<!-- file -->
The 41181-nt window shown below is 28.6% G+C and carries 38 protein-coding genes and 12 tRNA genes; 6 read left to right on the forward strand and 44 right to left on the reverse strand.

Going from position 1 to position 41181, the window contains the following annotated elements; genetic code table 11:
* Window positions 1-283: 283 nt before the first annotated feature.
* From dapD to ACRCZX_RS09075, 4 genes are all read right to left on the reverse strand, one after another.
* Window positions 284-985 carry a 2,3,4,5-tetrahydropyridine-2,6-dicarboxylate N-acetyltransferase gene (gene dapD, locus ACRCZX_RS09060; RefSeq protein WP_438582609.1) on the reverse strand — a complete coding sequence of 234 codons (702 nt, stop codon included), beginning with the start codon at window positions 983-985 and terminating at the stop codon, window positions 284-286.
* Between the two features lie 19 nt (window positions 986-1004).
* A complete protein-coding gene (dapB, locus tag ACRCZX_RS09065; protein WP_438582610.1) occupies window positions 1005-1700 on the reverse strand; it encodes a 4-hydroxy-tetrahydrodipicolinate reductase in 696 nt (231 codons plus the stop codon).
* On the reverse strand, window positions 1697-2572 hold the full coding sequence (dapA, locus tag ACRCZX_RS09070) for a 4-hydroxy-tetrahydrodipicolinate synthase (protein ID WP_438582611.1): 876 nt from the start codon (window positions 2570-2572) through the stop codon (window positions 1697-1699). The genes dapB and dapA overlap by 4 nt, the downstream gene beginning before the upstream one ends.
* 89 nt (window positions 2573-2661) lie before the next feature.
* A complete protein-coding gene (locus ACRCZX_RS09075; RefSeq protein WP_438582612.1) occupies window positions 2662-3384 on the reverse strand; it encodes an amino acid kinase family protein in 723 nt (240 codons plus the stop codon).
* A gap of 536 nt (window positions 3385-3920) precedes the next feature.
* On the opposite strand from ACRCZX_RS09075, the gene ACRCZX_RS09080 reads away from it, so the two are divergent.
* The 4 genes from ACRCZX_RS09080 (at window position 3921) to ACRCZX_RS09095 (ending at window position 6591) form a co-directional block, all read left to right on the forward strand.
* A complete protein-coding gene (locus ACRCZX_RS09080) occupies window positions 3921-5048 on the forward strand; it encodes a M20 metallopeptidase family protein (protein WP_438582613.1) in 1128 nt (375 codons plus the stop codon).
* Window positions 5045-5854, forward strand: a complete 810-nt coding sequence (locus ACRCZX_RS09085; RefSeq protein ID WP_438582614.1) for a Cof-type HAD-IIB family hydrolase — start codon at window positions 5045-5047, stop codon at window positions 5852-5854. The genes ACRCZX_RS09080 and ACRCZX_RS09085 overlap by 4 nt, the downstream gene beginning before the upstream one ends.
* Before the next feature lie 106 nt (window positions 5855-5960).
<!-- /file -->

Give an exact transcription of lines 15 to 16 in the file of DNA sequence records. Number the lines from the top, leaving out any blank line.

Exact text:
* Window positions 5045-5854, forward strand: a complete 810-nt coding sequence (locus ACRCZX_RS09085; RefSeq protein ID WP_438582614.1) for a Cof-type HAD-IIB family hydrolase — start codon at window positions 5045-5047, stop codon at window positions 5852-5854. The genes ACRCZX_RS09080 and ACRCZX_RS09085 overlap by 4 nt, the downstream gene beginning before the upstream one ends.
* Before the next feature lie 106 nt (window positions 5855-5960).